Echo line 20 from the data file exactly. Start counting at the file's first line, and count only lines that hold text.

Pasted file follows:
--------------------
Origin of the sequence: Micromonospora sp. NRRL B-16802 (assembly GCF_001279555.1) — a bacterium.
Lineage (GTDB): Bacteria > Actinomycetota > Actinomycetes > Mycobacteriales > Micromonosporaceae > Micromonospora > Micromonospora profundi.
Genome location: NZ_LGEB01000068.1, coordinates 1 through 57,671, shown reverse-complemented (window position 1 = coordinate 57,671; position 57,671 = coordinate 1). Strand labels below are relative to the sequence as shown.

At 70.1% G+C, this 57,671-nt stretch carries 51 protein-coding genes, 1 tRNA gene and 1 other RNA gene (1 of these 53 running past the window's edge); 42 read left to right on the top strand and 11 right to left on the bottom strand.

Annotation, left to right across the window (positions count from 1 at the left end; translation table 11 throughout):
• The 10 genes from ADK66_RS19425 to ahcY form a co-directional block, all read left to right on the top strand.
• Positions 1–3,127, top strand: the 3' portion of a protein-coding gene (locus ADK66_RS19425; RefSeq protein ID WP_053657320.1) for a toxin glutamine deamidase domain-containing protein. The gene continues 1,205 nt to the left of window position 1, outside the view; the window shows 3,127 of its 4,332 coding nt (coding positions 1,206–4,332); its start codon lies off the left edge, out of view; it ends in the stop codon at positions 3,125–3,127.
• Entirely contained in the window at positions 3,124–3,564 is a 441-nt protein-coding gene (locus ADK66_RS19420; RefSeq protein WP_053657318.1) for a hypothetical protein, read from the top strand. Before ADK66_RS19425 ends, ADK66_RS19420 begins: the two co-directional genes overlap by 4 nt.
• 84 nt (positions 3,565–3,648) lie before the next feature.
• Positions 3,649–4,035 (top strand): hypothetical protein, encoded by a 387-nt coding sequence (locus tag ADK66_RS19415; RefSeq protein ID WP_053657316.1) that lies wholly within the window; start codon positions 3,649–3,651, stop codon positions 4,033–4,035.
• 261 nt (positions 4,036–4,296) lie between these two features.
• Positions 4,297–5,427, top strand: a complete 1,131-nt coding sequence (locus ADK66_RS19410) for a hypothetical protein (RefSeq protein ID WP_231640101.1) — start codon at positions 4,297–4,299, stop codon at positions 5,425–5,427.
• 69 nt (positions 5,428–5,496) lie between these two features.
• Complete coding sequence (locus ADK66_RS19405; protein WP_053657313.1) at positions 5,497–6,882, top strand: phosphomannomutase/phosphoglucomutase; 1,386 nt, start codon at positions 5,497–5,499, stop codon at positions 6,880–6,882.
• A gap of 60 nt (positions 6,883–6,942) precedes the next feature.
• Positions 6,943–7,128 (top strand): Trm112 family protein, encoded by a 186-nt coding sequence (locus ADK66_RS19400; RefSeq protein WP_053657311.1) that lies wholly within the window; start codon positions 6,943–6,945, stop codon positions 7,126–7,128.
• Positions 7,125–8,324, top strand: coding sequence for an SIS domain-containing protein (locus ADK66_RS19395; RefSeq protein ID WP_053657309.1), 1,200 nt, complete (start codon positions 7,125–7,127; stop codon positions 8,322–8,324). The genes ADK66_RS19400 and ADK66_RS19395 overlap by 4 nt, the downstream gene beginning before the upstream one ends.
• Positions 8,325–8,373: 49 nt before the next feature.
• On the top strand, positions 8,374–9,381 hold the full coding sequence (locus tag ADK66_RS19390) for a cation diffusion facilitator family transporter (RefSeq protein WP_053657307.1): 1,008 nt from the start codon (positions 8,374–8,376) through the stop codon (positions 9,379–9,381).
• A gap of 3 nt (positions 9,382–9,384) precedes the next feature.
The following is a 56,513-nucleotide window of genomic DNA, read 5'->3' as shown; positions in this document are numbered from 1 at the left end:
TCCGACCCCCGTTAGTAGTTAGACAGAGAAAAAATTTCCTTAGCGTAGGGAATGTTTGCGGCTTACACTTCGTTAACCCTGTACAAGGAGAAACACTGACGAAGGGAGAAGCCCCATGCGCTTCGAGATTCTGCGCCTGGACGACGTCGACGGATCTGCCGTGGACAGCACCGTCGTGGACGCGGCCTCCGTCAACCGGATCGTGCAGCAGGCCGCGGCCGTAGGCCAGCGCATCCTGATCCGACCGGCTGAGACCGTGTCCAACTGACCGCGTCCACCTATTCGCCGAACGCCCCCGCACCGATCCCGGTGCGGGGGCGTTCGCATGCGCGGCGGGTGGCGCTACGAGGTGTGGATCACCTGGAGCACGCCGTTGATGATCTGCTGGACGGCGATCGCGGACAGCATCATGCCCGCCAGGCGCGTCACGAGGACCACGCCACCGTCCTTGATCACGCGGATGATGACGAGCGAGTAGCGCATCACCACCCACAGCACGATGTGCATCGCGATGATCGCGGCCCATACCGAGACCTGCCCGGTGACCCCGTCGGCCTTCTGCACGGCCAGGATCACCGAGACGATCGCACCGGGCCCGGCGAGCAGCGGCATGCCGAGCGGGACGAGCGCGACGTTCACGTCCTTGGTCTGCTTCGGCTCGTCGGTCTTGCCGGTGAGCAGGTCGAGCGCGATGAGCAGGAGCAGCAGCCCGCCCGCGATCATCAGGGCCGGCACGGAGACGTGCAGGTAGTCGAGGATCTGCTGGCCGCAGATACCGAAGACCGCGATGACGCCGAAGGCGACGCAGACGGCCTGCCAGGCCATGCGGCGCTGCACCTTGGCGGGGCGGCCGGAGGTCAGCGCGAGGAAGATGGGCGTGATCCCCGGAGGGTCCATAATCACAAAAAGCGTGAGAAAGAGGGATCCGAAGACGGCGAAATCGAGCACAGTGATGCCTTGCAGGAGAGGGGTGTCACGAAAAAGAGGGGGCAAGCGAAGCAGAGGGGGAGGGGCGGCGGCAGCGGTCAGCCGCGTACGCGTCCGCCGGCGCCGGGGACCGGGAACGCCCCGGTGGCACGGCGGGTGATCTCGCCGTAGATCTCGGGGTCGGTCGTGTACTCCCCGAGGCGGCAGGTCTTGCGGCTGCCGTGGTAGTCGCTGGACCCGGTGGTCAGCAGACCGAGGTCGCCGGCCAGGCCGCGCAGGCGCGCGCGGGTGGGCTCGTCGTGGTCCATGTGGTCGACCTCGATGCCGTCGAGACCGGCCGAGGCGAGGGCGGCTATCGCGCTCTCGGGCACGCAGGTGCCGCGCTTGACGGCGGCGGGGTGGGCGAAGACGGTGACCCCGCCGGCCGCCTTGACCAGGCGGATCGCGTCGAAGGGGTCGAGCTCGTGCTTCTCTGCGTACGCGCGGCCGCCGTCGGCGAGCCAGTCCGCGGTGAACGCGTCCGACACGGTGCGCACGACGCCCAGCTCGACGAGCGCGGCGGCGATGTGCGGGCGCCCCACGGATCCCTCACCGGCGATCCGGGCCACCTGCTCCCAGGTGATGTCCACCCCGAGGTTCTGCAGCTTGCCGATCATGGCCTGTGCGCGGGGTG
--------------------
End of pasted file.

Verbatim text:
• A gap of 3 nt (positions 9,382–9,384) precedes the next feature.